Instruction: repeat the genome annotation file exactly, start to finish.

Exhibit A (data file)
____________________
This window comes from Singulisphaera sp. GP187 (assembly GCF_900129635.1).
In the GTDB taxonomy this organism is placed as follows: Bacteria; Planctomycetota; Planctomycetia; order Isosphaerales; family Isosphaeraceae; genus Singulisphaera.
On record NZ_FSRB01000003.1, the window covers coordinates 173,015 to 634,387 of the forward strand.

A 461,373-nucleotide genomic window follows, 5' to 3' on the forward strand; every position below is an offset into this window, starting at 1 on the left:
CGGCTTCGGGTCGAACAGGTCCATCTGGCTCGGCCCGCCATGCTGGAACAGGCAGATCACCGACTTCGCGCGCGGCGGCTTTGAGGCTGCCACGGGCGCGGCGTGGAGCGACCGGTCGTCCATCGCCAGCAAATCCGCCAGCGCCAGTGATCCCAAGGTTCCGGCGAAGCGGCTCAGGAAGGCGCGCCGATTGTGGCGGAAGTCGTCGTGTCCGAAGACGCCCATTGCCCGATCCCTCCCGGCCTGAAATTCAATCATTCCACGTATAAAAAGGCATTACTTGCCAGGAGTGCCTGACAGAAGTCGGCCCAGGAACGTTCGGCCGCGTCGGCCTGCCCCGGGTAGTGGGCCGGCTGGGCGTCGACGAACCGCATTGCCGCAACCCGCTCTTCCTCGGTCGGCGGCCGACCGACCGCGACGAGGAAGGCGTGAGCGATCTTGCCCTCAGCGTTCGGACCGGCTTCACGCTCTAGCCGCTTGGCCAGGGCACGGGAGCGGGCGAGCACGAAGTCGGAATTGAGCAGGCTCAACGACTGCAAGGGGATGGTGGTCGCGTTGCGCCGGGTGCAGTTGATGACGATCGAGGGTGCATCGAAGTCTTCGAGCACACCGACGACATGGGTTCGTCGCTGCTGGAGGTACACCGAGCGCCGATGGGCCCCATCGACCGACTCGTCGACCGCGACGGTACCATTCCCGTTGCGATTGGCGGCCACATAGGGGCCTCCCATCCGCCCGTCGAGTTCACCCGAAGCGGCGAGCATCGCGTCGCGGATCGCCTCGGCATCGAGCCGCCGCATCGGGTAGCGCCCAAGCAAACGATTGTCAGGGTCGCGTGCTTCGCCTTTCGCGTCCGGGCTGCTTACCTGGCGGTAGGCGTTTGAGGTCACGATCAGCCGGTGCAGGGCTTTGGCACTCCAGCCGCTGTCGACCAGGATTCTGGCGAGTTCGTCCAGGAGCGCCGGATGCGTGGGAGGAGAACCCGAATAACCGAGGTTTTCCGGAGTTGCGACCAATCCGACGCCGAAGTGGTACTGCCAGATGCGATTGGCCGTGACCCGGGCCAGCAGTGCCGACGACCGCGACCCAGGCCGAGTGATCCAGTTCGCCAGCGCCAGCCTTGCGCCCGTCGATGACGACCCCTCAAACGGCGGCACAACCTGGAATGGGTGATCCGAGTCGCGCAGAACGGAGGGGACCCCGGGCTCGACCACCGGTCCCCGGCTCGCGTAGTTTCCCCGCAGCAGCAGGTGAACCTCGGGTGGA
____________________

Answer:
This window comes from Singulisphaera sp. GP187 (assembly GCF_900129635.1).
In the GTDB taxonomy this organism is placed as follows: Bacteria; Planctomycetota; Planctomycetia; order Isosphaerales; family Isosphaeraceae; genus Singulisphaera.
On record NZ_FSRB01000003.1, the window covers coordinates 173,015 to 634,387 of the forward strand.

A 461,373-nucleotide genomic window follows, 5' to 3' on the forward strand; every position below is an offset into this window, starting at 1 on the left:
CGGCTTCGGGTCGAACAGGTCCATCTGGCTCGGCCCGCCATGCTGGAACAGGCAGATCACCGACTTCGCGCGCGGCGGCTTTGAGGCTGCCACGGGCGCGGCGTGGAGCGACCGGTCGTCCATCGCCAGCAAATCCGCCAGCGCCAGTGATCCCAAGGTTCCGGCGAAGCGGCTCAGGAAGGCGCGCCGATTGTGGCGGAAGTCGTCGTGTCCGAAGACGCCCATTGCCCGATCCCTCCCGGCCTGAAATTCAATCATTCCACGTATAAAAAGGCATTACTTGCCAGGAGTGCCTGACAGAAGTCGGCCCAGGAACGTTCGGCCGCGTCGGCCTGCCCCGGGTAGTGGGCCGGCTGGGCGTCGACGAACCGCATTGCCGCAACCCGCTCTTCCTCGGTCGGCGGCCGACCGACCGCGACGAGGAAGGCGTGAGCGATCTTGCCCTCAGCGTTCGGACCGGCTTCACGCTCTAGCCGCTTGGCCAGGGCACGGGAGCGGGCGAGCACGAAGTCGGAATTGAGCAGGCTCAACGACTGCAAGGGGATGGTGGTCGCGTTGCGCCGGGTGCAGTTGATGACGATCGAGGGTGCATCGAAGTCTTCGAGCACACCGACGACATGGGTTCGTCGCTGCTGGAGGTACACCGAGCGCCGATGGGCCCCATCGACCGACTCGTCGACCGCGACGGTACCATTCCCGTTGCGATTGGCGGCCACATAGGGGCCTCCCATCCGCCCGTCGAGTTCACCCGAAGCGGCGAGCATCGCGTCGCGGATCGCCTCGGCATCGAGCCGCCGCATCGGGTAGCGCCCAAGCAAACGATTGTCAGGGTCGCGTGCTTCGCCTTTCGCGTCCGGGCTGCTTACCTGGCGGTAGGCGTTTGAGGTCACGATCAGCCGGTGCAGGGCTTTGGCACTCCAGCCGCTGTCGACCAGGATTCTGGCGAGTTCGTCCAGGAGCGCCGGATGCGTGGGAGGAGAACCCGAATAACCGAGGTTTTCCGGAGTTGCGACCAATCCGACGCCGAAGTGGTACTGCCAGATGCGATTGGCCGTGACCCGGGCCAGCAGTGCCGACGACCGCGACCCAGGCCGAGTGATCCAGTTCGCCAGCGCCAGCCTTGCGCCCGTCGATGACGACCCCTCAAACGGCGGCACAACCTGGAATGGGTGATCCGAGTCGCGCAGAACGGAGGGGACCCCGGGCTCGACCACCGGTCCCCGGCTCGCGTAGTTTCCCCGCAGCAGCAGGTGAACCTCGGGTGGA